The epidemiological studies have not been able to show a conclusive link between the use of marijuana, even heavy, long-term use and the development of cancers of the lung, the aerodigestive system, the head and neck, and numerous other cancer tissues that have been searched for. But predominately those areas, head and neck and lung, are what we have the most data on.
Very large studies have been conducted. Thousands of patients, numerous multiple sites, over several years, in some cases over several decades. Once a study was recently published in the Journal of American Medical Association. Studies out of UCLA, with Dr. Donald Tashkin who's a pulmonologist, a lung doctor, and studies out of Brown University, all of these have really tried to find a link between the use, people who use marijuana and people who aren't using marijuana, and tried to study them over a long time and see if there's an increased rate of cancer in the groups that have used marijuana when you control for all the other variables, and you just can't find it.
And what's really exciting and interesting, is in some cases, Dr. Tashkin's studies published, reported that in some cases it's a protective effect. That is, people using marijuana had lower rates of certain aerodigestive cancers. That's very interesting. And that tells us that there may be some effect of marijuana against cancer or to help your body fight off cancer.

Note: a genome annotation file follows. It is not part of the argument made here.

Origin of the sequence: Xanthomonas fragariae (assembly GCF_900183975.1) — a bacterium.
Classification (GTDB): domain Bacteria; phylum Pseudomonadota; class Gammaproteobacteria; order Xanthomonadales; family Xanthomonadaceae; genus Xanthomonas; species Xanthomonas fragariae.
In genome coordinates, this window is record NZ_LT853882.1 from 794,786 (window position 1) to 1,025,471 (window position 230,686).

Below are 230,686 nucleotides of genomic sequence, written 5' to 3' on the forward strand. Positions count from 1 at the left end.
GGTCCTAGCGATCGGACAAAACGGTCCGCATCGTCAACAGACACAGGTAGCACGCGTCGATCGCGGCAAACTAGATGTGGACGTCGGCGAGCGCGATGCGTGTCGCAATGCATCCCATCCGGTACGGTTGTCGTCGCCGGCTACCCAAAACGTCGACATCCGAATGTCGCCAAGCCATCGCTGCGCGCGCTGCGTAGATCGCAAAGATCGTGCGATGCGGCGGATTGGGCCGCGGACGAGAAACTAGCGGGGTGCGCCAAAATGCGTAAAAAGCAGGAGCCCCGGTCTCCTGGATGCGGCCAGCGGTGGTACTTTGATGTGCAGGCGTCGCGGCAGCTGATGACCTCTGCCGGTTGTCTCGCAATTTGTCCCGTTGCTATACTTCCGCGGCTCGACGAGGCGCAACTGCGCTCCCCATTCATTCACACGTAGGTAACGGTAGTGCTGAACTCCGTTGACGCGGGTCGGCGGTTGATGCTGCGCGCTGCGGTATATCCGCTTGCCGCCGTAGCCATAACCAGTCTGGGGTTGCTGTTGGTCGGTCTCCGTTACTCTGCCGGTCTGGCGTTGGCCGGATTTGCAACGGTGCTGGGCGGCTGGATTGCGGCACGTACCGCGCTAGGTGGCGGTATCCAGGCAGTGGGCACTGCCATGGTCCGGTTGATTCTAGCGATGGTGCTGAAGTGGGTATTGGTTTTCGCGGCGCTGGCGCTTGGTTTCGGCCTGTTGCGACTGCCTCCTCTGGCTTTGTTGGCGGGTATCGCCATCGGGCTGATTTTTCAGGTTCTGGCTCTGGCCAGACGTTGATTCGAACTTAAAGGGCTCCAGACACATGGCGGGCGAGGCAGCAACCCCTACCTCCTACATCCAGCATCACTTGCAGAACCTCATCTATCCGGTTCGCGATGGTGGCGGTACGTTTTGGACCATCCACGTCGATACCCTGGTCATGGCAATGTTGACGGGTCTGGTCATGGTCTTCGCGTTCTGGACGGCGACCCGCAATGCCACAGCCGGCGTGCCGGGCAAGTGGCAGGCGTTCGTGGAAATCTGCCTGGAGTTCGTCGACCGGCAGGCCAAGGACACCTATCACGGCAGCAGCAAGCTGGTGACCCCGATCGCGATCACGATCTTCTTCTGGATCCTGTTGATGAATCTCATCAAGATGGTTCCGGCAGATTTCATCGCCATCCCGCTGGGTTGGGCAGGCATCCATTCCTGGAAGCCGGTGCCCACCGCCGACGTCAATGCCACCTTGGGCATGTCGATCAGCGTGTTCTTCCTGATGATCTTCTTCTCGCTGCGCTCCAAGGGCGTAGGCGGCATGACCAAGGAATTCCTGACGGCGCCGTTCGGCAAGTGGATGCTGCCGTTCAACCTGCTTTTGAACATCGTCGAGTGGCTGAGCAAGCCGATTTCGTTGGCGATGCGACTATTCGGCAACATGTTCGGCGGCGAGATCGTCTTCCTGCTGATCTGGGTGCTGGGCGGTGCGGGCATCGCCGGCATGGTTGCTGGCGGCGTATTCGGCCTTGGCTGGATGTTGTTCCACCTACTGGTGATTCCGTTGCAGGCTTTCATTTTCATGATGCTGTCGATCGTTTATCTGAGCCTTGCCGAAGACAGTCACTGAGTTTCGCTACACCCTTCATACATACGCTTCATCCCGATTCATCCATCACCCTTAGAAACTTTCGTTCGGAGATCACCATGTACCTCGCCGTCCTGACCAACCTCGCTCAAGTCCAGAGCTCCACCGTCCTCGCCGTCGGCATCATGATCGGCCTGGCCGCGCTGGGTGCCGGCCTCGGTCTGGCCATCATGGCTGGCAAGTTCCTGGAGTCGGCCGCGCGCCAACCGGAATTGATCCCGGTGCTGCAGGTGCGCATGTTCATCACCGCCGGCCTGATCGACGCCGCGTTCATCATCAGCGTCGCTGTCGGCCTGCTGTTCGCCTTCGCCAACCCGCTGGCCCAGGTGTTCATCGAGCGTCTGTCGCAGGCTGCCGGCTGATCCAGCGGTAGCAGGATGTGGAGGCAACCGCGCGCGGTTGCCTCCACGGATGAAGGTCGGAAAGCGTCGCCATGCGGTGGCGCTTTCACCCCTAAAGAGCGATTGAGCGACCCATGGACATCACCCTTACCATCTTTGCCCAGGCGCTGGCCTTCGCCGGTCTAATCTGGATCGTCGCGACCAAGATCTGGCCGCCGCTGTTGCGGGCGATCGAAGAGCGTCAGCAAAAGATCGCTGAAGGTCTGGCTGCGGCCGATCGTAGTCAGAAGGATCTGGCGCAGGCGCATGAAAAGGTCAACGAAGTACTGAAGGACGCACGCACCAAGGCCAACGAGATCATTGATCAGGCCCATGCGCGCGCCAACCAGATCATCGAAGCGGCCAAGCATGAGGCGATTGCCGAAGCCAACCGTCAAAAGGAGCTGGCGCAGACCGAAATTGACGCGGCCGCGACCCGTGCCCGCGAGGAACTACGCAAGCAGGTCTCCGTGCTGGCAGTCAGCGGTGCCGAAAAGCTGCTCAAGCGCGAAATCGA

Now, that doesn't mean to say that the smoke of marijuana is harmless. There is soot and polycyclic aromatic hydrocarbons, which are these pre, what are called procarcinogens. But it turns out the effects of those compounds on your system may be neutralized by some of the actual compounds in marijuana itself that may help to reduce the effects, the negative effects of those compounds. So it kind of has a built in safety system against developing those forms of cancer. There's been some studies on association with testicular cancer but those aren't very large studies. And usually, it's very hard to find strong data. You have to collect large samples over a long period of time and the lion's share of that evidence is showing us that there's no link to cancers.
And interestingly, in the same studies, if you look at tobacco users, sometimes they'll compare them with tobacco, you get the increased risk of cancer in a dose-dependent fashion. The more you use, the higher rates of cancer. And those were in the same studies that looked at marijuana. So you can prove smoking and cancer linked with tobacco smoking. You can't prove it with marijuana.